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Don’t Use Contact Form 7 (CF7) on Your WordPress Website

I have nothing against the author of this plugin and the tremendous work he has put into it.  It’s widely used and well known, and if you are an advanced user, you will likely have no problem not falling prey to its most common issues.  However, most people are not advanced users.  It is one of the least user friendly form plugins available and typically leaves websites using it in jeopardy of not receiving leads/contact forms and having no way of retrieving those lost messages.  In my experience looking at hundreds of CF7 installs, it is almost always set up incorrectly at the time of the website’s creation or in newer forms added after the original developer moved on.

Over the last 5 years, I have used Contact Form 7 and continue using it on many websites when it is already in place and it is impossible to migrate to another form plugin.  However, in every case I wish we could switch clients over to Gravity Forms.  This isn’t a pitch for Gravity Forms – a premium plugin.  In fact, I won’t even link to it here – you won’t see an affiliate link from me.  I just have an epic amount of experience working with both form plugins and the distance between the two, is wide indeed.

Here are a few of the reasons I recommend not using Contact Form 7.

  • Since setting up a thank you page/goal for Google Analytics is mandatory (but often not done) in my opinion, a good form plugin makes setting up a thank you page easy.  Contact Form 7 requires additional coding that most basic users would never feel comfortable using and this is a major limitation.  It is possible to set up goal tracking/thank you page in Contact Form 7.  Just not nearly as easy as it should be.,
  • Entries to the form are not saved – if the notification email you have doesn’t arrive in your inbox (which can happen for an ENORMOUS number of deliverability reasons), you are out of luck (unless you install another plugin to back these entries up – if you have to use CF7, please do this).  
  • Setting up a form is not user friendly – no drag and drop.  Much more important,  you are required to go to multiple form tabs in order to set up your notifications that will not include the new fields you added to the form in the previous tab.  This means that anytime you add a new field, you better remember to add that field to the notification email.  Since remember, nothing is saved by default as an entry – you’d lose that field you forgot forever.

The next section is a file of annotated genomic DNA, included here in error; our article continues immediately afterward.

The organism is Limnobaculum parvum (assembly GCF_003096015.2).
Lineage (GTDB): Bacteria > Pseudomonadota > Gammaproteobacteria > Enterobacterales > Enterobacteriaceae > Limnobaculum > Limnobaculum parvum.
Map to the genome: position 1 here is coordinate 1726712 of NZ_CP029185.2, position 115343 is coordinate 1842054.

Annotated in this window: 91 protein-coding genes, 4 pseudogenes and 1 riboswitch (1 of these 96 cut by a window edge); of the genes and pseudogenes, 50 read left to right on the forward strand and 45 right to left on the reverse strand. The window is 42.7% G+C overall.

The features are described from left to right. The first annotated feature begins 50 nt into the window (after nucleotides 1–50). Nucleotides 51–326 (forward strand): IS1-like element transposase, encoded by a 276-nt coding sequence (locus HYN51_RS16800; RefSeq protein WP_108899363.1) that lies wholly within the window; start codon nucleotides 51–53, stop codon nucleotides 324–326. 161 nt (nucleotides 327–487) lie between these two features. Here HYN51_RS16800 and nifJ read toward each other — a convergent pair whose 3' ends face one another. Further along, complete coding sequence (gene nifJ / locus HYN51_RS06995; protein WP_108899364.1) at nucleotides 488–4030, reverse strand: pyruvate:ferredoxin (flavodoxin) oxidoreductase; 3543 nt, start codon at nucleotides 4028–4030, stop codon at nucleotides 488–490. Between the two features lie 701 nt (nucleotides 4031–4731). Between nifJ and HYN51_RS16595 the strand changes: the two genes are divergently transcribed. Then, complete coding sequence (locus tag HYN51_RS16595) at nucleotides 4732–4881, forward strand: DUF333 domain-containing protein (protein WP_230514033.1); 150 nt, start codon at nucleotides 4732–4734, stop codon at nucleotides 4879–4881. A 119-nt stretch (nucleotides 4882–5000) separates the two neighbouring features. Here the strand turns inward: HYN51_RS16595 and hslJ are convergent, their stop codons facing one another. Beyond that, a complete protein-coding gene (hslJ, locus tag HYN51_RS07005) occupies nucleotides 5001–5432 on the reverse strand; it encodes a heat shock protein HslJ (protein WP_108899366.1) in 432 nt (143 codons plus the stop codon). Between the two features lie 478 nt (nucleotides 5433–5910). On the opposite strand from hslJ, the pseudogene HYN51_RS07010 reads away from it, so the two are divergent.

• No dev-supported integration with PayPal, Authorize.net, MailChimp, etc.  Again., it sounds like I’m knocking the dev – I’m not.  I’m just warning you against being cheap when it comes to your form plugin software.  Don’t do it!  If you are a company that relies on leads or good customer service (everyone, right?), a single form entry lost is brutal.  

Of course, if your budget doesn’t allow for the $100/year fee for Gravity Forms, you may be stuck with using Contact Form 7 or something similar.  I would recommend always, ALWAYS, ALWAYS! checking your settings not only at the time of setup, making sure you do multiple tests to ensure your forms are working correctly, but also install another plugin to make sure that even if the contact form notification email doesn’t land in your inbox when a form is filled, that you don’t lose that lead/contact form fill-in forever.  Contact Form DB is the plugin you would want to use to make sure you have this stuff backed up.  

Author’s note: I want to reiterate my respect for the author of Contact Form 7 and all of the tremendous time and effort he has put into Contact Form 7.  He has done so for free and there should be no expectation that he develop the plugin to the level of a premium/paid plugin like Gravity Forms.  However, since companies often don’t know what to do when it comes to form plugins and they often choose Contact Form 7 without knowing its limitations/issues, I felt I had to write this blog and explain my experience with websites using CF7 without having an advanced level user on staff.  

Pro Tip: In order to set up a thank you page redirect in Contact Form 7, you want to create a regular page within WordPress and call it ‘Thank You’ and make any message you would like to use.  Then load up your Contact Form 7 form and go the Additional Settings tab.  Now use the following information.

on_sent_ok: “location = ‘http://www.yourdomain.com/thank/‘;”

Where the line above says yourdomain.com/thank/ simply use the correct URL for your website’s new thank you page you created.  Now, when someone fills out the form, it will take them to this page (this page can now be tracked as a goal within Google Analytics).  Please, PLEASE, PLEASE! – test the form to make sure this works.  In fact, the number one thing with any form you create is you must test it.  Good luck!

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